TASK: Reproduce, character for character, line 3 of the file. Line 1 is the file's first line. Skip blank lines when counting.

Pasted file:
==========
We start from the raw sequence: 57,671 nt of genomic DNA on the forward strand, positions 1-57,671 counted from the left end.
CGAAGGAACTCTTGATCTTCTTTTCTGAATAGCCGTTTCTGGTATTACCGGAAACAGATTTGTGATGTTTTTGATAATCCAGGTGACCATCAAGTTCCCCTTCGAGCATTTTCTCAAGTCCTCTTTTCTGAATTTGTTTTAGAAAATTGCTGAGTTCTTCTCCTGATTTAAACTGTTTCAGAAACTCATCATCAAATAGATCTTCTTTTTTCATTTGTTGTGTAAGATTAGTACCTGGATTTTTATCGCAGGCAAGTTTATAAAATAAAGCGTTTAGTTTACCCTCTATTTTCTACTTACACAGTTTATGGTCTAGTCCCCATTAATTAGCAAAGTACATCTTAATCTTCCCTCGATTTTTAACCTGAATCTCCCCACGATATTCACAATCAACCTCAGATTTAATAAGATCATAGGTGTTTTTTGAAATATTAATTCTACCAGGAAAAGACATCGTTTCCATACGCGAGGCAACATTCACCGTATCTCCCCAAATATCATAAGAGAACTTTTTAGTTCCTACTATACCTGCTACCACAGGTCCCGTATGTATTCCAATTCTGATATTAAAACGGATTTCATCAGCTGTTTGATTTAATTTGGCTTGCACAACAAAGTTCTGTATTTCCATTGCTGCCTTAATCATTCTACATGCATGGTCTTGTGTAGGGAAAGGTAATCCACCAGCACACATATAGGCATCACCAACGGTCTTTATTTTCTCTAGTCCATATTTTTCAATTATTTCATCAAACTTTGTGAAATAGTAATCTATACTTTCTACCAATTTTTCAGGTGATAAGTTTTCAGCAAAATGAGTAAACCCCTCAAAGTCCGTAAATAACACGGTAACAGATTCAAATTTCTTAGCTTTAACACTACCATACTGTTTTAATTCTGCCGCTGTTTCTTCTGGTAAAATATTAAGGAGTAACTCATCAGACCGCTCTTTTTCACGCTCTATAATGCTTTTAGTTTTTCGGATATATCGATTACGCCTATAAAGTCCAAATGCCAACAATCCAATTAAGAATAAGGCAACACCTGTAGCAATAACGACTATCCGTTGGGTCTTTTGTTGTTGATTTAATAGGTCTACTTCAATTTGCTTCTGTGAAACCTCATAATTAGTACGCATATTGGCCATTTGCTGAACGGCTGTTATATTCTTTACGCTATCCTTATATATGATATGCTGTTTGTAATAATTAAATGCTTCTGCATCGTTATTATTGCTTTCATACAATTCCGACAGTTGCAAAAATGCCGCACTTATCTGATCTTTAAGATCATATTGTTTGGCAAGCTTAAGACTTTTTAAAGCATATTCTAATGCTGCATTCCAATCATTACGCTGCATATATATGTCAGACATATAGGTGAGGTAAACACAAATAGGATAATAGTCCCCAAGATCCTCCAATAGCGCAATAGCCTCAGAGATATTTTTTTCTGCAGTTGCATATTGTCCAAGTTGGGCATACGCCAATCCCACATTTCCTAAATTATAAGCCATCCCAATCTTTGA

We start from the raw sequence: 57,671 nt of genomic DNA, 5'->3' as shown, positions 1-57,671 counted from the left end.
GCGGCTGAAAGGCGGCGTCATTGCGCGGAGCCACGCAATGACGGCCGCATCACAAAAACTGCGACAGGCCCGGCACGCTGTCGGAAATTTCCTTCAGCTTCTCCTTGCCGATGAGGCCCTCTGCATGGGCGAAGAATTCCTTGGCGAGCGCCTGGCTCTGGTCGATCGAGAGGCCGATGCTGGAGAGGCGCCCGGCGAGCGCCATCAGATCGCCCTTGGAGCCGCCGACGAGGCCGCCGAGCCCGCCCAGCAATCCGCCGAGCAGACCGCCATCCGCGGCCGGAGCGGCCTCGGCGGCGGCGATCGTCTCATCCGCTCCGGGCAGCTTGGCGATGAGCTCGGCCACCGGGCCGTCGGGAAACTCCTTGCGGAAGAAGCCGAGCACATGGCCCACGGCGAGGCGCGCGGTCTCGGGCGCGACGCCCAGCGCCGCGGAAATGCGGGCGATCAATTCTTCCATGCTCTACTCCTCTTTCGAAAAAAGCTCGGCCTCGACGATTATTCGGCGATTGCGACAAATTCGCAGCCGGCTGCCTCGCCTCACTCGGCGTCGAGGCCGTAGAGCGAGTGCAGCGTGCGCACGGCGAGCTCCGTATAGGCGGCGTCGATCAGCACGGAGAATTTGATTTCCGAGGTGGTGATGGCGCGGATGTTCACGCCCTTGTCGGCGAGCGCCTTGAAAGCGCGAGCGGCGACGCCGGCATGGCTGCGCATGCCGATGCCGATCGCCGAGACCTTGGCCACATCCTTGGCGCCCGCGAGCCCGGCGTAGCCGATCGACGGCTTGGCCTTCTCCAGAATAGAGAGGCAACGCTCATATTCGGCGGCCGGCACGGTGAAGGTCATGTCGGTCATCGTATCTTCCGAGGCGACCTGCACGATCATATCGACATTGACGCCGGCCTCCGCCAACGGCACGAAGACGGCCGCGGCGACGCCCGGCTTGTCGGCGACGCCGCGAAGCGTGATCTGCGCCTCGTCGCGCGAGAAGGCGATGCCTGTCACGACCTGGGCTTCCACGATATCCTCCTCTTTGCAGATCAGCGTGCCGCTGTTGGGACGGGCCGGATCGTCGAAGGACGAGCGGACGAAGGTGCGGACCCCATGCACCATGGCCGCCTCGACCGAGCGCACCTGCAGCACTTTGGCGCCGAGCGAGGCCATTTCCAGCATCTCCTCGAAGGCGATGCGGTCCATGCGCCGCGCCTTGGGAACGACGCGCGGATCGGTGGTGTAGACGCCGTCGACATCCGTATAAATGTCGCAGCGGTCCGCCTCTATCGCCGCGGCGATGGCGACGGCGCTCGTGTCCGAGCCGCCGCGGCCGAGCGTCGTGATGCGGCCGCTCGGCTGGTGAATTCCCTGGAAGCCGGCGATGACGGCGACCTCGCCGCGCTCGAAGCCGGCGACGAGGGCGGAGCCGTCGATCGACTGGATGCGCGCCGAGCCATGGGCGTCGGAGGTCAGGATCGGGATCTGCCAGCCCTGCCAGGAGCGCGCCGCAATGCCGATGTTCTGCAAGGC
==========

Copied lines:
We start from the raw sequence: 57,671 nt of genomic DNA, 5'->3' as shown, positions 1-57,671 counted from the left end.